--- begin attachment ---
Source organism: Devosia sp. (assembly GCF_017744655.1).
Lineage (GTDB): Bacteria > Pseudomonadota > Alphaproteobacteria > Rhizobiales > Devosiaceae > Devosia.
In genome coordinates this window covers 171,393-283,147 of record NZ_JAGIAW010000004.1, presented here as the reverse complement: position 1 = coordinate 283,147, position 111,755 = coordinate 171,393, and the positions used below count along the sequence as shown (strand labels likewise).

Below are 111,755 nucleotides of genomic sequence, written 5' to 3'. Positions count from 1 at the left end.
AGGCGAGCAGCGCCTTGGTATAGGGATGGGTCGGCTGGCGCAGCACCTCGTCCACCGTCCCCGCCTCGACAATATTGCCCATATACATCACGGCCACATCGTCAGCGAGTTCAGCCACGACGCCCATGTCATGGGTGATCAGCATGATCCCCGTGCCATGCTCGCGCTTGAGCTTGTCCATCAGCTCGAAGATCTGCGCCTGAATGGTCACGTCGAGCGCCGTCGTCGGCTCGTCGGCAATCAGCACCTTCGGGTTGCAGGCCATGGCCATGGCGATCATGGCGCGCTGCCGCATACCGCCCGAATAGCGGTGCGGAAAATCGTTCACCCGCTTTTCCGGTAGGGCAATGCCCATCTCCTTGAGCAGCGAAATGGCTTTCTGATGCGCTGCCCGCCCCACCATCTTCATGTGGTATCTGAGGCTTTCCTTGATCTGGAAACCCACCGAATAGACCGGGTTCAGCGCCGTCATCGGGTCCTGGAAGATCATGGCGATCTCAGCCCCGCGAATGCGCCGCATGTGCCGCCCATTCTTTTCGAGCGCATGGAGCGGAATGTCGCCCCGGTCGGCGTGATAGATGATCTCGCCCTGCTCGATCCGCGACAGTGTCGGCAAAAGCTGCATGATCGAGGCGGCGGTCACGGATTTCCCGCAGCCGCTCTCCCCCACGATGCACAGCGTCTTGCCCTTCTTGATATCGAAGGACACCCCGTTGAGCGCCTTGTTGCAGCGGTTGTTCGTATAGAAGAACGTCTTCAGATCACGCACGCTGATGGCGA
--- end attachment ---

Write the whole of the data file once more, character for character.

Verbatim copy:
Source organism: Devosia sp. (assembly GCF_017744655.1).
Lineage (GTDB): Bacteria > Pseudomonadota > Alphaproteobacteria > Rhizobiales > Devosiaceae > Devosia.
In genome coordinates this window covers 171,393-283,147 of record NZ_JAGIAW010000004.1, presented here as the reverse complement: position 1 = coordinate 283,147, position 111,755 = coordinate 171,393, and the positions used below count along the sequence as shown (strand labels likewise).

Below are 111,755 nucleotides of genomic sequence, written 5' to 3'. Positions count from 1 at the left end.
AGGCGAGCAGCGCCTTGGTATAGGGATGGGTCGGCTGGCGCAGCACCTCGTCCACCGTCCCCGCCTCGACAATATTGCCCATATACATCACGGCCACATCGTCAGCGAGTTCAGCCACGACGCCCATGTCATGGGTGATCAGCATGATCCCCGTGCCATGCTCGCGCTTGAGCTTGTCCATCAGCTCGAAGATCTGCGCCTGAATGGTCACGTCGAGCGCCGTCGTCGGCTCGTCGGCAATCAGCACCTTCGGGTTGCAGGCCATGGCCATGGCGATCATGGCGCGCTGCCGCATACCGCCCGAATAGCGGTGCGGAAAATCGTTCACCCGCTTTTCCGGTAGGGCAATGCCCATCTCCTTGAGCAGCGAAATGGCTTTCTGATGCGCTGCCCGCCCCACCATCTTCATGTGGTATCTGAGGCTTTCCTTGATCTGGAAACCCACCGAATAGACCGGGTTCAGCGCCGTCATCGGGTCCTGGAAGATCATGGCGATCTCAGCCCCGCGAATGCGCCGCATGTGCCGCCCATTCTTTTCGAGCGCATGGAGCGGAATGTCGCCCCGGTCGGCGTGATAGATGATCTCGCCCTGCTCGATCCGCGACAGTGTCGGCAAAAGCTGCATGATCGAGGCGGCGGTCACGGATTTCCCGCAGCCGCTCTCCCCCACGATGCACAGCGTCTTGCCCTTCTTGATATCGAAGGACACCCCGTTGAGCGCCTTGTTGCAGCGGTTGTTCGTATAGAAGAACGTCTTCAGATCACGCACGCTGATGGCGA